http://query.nytimes.com/gst/fullpage.html?res=9b0cefde1e38f930a15752c0a9639c8b63

    http://www.wttw.com/main.taf?p=46,7,4,2

  25. Why was Social Security started in the first place?

    During the Great Depression in the United States, about 50% of the elderly were in poverty and literally could not buy food to feed themselves. Any money that Americans had saved was made almost completely value-less by the stock market crash of 1929 and therefore the U.S. Government was in quite a pickle. President Franklin Delano Roosevelt signed the Social Security Act on August 14th, 1935 in order to fix these problems. The act would assist the retired and the unemployed by taking money from payroll taxes and from employers over the course of people’s careers and gave these citizens a source of income during their retirement.
    http://www.ssa.gov/history/hfaq.html

    What was life like prior to Social Security?

    Before Social Security was created, over half of the men that were over the age of 65 were still working. Compare this to in 2002 where only 18% of men over 65 were working. People today would be shocked at those numbers. Sure, some people relied on pensions from state jobs, but most people just worked continuously to have a steady income. Also, before Social Security, people relied on their families. Children had the responsibility to support their parents when they got to old to support themselves.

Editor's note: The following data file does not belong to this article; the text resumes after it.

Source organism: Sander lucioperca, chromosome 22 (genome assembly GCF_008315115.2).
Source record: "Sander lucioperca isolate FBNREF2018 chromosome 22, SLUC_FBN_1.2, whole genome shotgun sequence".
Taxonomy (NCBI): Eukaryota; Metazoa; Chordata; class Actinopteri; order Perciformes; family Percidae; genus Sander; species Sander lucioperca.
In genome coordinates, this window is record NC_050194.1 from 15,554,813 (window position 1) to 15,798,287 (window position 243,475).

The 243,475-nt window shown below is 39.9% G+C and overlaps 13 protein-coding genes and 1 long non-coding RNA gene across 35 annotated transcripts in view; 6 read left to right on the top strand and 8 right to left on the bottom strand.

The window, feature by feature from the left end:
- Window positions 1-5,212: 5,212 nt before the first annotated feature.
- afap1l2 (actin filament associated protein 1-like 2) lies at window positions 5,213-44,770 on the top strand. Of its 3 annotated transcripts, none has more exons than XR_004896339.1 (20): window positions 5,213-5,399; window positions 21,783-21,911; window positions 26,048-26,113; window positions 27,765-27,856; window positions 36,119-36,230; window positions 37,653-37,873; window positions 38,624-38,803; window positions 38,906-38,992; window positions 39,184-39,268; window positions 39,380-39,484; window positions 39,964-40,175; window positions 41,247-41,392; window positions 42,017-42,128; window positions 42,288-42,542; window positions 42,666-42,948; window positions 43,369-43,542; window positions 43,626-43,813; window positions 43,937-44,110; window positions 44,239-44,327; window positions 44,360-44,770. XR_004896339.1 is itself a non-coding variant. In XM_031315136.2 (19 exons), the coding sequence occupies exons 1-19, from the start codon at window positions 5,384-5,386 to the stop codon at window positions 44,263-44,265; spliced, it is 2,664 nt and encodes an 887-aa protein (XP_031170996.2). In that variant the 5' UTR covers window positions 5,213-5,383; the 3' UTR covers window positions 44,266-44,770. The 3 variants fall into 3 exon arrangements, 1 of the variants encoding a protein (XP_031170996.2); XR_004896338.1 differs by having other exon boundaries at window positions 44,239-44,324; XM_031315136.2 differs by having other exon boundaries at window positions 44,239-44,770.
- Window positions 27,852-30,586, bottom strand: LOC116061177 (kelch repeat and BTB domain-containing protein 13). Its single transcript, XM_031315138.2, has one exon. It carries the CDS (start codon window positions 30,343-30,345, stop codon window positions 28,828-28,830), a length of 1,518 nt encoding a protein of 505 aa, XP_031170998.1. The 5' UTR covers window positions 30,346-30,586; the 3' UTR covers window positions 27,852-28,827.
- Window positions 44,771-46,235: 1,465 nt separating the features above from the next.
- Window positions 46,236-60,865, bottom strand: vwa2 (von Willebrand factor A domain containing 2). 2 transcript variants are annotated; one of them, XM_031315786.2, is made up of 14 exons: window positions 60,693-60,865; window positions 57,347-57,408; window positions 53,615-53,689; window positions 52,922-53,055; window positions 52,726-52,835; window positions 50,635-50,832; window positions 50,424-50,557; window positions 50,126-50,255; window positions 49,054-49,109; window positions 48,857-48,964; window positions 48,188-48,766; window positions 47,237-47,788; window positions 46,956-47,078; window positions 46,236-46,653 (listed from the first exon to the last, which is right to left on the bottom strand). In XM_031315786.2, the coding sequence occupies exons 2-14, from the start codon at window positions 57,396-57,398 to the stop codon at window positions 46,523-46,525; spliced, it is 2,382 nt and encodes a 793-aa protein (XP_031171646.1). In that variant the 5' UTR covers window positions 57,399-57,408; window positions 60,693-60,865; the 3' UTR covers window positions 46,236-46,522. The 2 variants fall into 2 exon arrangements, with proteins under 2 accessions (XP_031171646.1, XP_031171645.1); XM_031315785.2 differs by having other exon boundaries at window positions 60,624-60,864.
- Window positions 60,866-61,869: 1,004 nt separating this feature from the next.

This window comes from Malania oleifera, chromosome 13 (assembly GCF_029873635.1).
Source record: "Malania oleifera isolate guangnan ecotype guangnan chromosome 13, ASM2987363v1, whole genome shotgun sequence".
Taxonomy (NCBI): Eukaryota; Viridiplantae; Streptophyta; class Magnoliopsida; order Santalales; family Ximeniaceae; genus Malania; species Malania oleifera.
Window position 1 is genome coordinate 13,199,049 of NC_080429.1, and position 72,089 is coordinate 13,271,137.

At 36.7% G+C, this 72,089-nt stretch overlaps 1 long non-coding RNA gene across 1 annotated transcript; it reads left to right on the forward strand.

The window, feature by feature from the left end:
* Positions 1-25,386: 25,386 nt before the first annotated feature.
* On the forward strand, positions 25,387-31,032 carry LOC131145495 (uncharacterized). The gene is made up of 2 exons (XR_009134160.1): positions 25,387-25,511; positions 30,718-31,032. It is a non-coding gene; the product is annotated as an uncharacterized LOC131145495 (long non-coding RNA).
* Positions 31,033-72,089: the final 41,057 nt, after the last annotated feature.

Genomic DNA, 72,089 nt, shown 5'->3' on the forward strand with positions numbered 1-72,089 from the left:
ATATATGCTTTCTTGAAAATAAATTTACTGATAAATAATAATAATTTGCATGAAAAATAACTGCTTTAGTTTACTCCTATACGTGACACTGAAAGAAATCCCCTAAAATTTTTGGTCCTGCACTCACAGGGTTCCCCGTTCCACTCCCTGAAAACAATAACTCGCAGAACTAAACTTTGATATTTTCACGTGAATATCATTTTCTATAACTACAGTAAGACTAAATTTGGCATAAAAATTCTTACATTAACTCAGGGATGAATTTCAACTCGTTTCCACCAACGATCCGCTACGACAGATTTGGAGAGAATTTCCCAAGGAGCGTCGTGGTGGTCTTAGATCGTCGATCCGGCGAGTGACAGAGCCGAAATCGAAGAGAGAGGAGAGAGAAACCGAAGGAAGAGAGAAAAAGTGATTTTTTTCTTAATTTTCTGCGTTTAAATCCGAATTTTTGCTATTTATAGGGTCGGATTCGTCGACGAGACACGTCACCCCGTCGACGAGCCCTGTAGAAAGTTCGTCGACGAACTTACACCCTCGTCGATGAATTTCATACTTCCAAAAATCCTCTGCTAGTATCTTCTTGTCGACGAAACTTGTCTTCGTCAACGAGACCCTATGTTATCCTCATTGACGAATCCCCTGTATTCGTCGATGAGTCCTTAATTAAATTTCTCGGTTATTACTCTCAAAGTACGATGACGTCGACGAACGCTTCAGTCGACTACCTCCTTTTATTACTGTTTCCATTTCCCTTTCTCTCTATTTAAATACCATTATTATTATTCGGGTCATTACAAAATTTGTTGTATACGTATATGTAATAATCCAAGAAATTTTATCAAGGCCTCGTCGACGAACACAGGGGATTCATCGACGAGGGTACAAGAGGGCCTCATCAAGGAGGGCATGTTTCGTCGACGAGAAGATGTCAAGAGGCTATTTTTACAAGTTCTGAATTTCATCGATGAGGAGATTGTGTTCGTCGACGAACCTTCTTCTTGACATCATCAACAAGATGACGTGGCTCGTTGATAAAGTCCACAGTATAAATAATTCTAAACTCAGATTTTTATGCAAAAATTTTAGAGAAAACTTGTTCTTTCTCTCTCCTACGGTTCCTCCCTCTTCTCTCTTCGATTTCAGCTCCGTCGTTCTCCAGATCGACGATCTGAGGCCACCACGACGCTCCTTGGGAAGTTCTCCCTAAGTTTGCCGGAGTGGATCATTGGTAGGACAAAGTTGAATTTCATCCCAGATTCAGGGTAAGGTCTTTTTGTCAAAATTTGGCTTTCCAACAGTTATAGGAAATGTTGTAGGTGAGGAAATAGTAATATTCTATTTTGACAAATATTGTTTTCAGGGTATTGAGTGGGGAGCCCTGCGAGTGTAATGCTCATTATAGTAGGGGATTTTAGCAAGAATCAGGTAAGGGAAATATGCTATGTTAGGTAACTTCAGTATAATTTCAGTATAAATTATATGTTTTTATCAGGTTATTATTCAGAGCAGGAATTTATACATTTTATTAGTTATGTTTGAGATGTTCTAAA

http://query.nytimes.com/gst/fullpage.html?res=9b0cefde1e38f930a15752c0a9639c8b63

    All in all, the problem with Social Security is that unlike a private firm, the law has no hold on the Social Security Administration. If a private firm were to change the terms of the original deal you made with them in any harmful or fraudulent way that would negatively affect you (Aka. Bernie Madoff), he would be put into the hands of the law. But you can’t sue the Social Security Administration. The truth is that most people think that the money that the government is taking from them is getting placed into a little account specifically for them. This is not the case, and more importantly, people have to know that although that money is technically guaranteed to them, the status of the economy can and will affect the “deal” that they have with the government. Therefore, save other ways like bonds, private investments, and careful purchases and sales in the stock market and if you can, keep working for as long as you can, because this Social Security Program, although very positive in nature, could really hurt you in the end if you are not carful. SAVE SAVE SAVE!